This “flattering” photo was taken on one of our earlier travels back to Indiana, most likely in the summer of 1998. We were at Marcia’s mother’s house, where Ian came across this hat. Doesn’t he look adorable? I’m not sure that it’s his color, but he would do ‘most anything for a laugh.
Not long after, we were back home and Ian and I were working on Keys Diver, with Todd, the owner, running the boat. In the morning we ran our usual trip, but in the afternoon we ran a private charter, with several members of Todd’s family on board, including two of Todd’s nieces. Ian was particularly enamored with the eldest, and did his best to capture her attention. At some point in the afternoon the girls gathered his short hair on one side or the other into a small, tight lock, held securely with a ponytail tie. One thing led to another, and before long he disappeared below decks with the girls; emerging not long after with multiple ponytail ties in his hair, and he was wearing one of their cover-ups.
I’m sure the look on everyone’s faces on the upper deck was priceless. For a moment, we all set there slack-jawed, until almost in unison we yelled, “Ian!”, to which he immediately responded, “I’m not ‘Ian,’ . . . I’m ‘Iana’.”
During the summer of 1998, Florida experienced a series of devastating wildfires that required mass evacuations of Central Florida and fire suppression assistance from throughout Florida and 44 other states. In the aftermath of these fires, Walt Disney World chose to show appreciation to all Florida firefighters and EMS responders by offering them and their families free admission to all Walt Disney World theme parks.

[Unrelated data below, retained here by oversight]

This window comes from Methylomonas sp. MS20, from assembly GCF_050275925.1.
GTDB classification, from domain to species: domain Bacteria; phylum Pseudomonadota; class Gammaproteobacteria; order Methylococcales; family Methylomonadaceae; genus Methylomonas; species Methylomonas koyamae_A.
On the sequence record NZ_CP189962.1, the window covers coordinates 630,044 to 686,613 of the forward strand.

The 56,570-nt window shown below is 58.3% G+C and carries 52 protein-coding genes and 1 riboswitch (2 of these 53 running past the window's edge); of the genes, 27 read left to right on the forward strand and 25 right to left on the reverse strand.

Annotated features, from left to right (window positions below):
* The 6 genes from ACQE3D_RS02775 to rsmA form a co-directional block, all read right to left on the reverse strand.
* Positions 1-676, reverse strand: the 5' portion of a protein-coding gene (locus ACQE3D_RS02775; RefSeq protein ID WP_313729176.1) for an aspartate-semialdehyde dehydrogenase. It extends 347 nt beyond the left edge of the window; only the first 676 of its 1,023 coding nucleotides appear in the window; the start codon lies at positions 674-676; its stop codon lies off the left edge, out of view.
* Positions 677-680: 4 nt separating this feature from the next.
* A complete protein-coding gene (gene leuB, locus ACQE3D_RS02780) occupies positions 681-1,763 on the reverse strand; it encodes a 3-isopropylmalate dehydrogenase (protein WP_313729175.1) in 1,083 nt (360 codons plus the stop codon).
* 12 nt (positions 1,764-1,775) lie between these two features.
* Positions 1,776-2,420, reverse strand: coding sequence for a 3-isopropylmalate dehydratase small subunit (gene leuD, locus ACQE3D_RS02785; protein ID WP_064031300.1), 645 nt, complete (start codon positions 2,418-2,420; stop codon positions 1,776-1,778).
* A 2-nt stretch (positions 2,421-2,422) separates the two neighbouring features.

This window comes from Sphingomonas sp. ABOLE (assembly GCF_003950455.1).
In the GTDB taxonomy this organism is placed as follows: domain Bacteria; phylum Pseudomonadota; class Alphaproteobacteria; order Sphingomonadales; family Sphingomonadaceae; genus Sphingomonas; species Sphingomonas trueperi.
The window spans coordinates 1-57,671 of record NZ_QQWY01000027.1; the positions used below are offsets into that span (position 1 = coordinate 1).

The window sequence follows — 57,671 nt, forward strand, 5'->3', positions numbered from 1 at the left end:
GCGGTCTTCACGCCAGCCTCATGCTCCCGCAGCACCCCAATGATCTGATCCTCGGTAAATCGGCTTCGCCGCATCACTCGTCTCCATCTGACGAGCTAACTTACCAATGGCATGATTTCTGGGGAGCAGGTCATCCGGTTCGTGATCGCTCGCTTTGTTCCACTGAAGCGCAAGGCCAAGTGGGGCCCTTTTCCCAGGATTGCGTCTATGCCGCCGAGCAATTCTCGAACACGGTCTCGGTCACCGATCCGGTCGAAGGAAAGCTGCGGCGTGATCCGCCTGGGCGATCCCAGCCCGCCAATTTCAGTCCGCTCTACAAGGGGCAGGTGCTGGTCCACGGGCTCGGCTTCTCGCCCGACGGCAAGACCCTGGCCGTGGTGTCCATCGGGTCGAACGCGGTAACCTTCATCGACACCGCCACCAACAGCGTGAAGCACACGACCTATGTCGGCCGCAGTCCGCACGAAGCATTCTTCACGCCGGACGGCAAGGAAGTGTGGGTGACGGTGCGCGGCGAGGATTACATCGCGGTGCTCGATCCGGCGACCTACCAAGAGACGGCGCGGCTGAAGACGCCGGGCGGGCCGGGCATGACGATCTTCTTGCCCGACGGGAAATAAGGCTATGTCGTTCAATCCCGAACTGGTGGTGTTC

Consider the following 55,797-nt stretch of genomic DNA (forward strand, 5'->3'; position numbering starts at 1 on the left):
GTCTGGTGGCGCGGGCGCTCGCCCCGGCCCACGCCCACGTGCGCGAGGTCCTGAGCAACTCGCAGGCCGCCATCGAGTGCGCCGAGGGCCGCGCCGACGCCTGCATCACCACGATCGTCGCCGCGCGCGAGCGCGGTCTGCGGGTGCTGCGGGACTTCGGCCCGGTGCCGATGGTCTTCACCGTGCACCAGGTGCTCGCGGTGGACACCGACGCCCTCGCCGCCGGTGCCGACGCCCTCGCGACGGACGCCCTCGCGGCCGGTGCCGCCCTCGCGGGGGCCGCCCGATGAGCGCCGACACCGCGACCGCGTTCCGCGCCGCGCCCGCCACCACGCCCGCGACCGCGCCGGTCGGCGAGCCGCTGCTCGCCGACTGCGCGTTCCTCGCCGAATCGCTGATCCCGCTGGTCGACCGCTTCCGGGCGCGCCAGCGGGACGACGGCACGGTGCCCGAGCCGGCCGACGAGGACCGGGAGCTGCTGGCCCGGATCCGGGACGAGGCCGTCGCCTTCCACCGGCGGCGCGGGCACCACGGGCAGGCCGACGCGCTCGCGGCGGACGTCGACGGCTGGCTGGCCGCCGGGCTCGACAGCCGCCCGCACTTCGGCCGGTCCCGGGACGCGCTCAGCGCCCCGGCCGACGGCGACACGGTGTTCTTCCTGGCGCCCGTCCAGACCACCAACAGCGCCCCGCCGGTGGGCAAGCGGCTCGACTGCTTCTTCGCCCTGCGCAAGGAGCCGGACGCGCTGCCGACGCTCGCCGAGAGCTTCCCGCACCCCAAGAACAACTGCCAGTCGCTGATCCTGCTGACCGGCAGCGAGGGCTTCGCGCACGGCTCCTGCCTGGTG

Being the huge Disney fans that we are, we couldn't pass up this opportunity (excuse) to go see Mickey, so we chose the last week of September, requested our tickets, and made reservations at one of our favorite on property Disney hotels. Now we were all set with nothing to do but anxiously await our unexpected vacation. Soon, just a few, short weeks later, we were all set to head to Orlando. We couldn't wait to ride all our old favorites, but we were especially excited to visit the newly opened Animal Kingdom . . . that is, until Georges ("Zhorzh") derailed our (my) plans.
Georges began as a tropical wave that left the coast of Africa on September 13th. It was classified as Tropical Depression Seven two days later; strengthened, and became Tropical Storm Georges the following day. By the end of the day, September 17th, Georges reached hurricane strength, and headed toward the Caribbean.